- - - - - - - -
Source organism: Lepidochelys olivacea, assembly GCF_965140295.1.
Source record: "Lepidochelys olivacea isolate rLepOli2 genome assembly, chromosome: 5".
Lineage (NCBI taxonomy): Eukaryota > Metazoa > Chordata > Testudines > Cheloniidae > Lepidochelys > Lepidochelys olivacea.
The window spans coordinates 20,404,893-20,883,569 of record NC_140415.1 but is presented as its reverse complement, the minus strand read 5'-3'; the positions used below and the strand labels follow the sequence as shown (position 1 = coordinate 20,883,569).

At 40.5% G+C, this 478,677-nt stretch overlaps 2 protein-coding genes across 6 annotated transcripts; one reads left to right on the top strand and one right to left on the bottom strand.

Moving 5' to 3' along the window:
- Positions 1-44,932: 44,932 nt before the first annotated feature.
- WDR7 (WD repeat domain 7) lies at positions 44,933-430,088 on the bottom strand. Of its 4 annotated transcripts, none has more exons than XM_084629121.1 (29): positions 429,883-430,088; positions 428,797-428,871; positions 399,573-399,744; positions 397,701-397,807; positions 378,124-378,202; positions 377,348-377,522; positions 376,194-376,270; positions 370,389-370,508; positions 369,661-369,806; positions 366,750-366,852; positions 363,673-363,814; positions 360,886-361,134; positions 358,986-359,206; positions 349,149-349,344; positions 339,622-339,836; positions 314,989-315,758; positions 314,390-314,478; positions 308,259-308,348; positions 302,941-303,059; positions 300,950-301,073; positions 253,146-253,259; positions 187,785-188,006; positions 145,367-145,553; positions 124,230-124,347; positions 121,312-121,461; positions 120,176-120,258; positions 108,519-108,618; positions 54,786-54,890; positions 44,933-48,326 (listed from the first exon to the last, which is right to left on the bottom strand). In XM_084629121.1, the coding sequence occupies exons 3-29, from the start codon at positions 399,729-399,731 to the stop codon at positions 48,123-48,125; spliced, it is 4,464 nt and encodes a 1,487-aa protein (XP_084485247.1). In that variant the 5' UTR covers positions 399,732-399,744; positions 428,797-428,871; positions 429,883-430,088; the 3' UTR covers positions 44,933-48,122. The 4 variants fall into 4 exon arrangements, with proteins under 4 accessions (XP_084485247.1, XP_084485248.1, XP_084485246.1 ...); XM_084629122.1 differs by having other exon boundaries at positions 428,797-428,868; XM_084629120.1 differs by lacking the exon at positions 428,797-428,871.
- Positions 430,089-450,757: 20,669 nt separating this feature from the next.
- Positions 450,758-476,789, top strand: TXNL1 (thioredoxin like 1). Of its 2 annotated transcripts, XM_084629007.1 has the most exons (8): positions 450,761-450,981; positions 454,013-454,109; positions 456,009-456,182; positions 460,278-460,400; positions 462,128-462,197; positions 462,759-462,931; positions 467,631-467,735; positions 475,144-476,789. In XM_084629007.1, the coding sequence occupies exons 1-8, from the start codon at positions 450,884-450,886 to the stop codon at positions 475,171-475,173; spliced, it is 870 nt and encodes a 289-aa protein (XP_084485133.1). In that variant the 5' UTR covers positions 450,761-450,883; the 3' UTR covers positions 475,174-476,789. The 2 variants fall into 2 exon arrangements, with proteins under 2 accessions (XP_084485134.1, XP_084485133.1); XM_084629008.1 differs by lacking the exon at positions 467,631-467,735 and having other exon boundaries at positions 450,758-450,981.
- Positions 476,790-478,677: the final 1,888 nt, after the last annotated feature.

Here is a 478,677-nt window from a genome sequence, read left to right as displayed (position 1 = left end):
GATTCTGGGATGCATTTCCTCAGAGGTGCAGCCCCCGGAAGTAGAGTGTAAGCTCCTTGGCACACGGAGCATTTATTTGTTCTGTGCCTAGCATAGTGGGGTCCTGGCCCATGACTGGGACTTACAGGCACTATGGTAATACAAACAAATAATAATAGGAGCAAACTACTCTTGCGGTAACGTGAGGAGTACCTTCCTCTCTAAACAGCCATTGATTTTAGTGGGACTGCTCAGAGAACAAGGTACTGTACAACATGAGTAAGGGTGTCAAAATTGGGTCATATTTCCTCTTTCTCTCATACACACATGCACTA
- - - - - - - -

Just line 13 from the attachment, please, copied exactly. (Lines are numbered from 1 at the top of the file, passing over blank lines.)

GATTCTGGGATGCATTTCCTCAGAGGTGCAGCCCCCGGAAGTAGAGTGTAAGCTCCTTGGCACACGGAGCATTTATTTGTTCTGTGCCTAGCATAGTGGGGTCCTGGCCCATGACTGGGACTTACAGGCACTATGGTAATACAAACAAATAATAATAGGAGCAAACTACTCTTGCGGTAACGTGAGGAGTACCTTCCTCTCTAAACAGCCATTGATTTTAGTGGGACTGCTCAGAGAACAAGGTACTGTACAACATGAGTAAGGGTGTCAAAATTGGGTCATATTTCCTCTTTCTCTCATACACACATGCACTA